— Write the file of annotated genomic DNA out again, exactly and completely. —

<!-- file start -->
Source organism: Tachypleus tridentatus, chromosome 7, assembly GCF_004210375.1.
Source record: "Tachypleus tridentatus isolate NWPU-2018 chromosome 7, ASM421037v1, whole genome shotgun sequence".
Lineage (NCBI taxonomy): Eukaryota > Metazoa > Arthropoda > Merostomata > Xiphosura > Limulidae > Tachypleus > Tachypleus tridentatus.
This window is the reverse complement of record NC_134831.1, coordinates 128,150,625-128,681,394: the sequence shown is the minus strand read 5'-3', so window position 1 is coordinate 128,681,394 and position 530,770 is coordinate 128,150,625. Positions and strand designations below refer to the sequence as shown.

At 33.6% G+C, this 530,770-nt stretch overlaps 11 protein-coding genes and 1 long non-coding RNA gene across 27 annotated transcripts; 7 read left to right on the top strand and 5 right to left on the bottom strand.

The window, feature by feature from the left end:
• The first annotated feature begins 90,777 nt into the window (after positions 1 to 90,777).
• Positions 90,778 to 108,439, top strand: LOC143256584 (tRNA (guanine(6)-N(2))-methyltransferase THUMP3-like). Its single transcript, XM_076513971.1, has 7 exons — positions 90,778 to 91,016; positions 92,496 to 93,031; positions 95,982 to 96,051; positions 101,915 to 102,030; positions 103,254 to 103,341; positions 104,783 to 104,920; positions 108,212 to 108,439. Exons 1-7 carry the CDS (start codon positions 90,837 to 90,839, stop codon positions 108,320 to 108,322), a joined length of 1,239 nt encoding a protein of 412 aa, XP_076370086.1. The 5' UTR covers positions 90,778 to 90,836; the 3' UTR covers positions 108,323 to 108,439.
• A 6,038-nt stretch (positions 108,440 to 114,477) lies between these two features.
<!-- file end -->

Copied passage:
Source organism: Tachypleus tridentatus, chromosome 7, assembly GCF_004210375.1.
Source record: "Tachypleus tridentatus isolate NWPU-2018 chromosome 7, ASM421037v1, whole genome shotgun sequence".
Lineage (NCBI taxonomy): Eukaryota > Metazoa > Arthropoda > Merostomata > Xiphosura > Limulidae > Tachypleus > Tachypleus tridentatus.
This window is the reverse complement of record NC_134831.1, coordinates 128,150,625-128,681,394: the sequence shown is the minus strand read 5'-3', so window position 1 is coordinate 128,681,394 and position 530,770 is coordinate 128,150,625. Positions and strand designations below refer to the sequence as shown.

At 33.6% G+C, this 530,770-nt stretch overlaps 11 protein-coding genes and 1 long non-coding RNA gene across 27 annotated transcripts; 7 read left to right on the top strand and 5 right to left on the bottom strand.

The window, feature by feature from the left end:
• The first annotated feature begins 90,777 nt into the window (after positions 1 to 90,777).
• Positions 90,778 to 108,439, top strand: LOC143256584 (tRNA (guanine(6)-N(2))-methyltransferase THUMP3-like). Its single transcript, XM_076513971.1, has 7 exons — positions 90,778 to 91,016; positions 92,496 to 93,031; positions 95,982 to 96,051; positions 101,915 to 102,030; positions 103,254 to 103,341; positions 104,783 to 104,920; positions 108,212 to 108,439. Exons 1-7 carry the CDS (start codon positions 90,837 to 90,839, stop codon positions 108,320 to 108,322), a joined length of 1,239 nt encoding a protein of 412 aa, XP_076370086.1. The 5' UTR covers positions 90,778 to 90,836; the 3' UTR covers positions 108,323 to 108,439.
• A 6,038-nt stretch (positions 108,440 to 114,477) lies between these two features.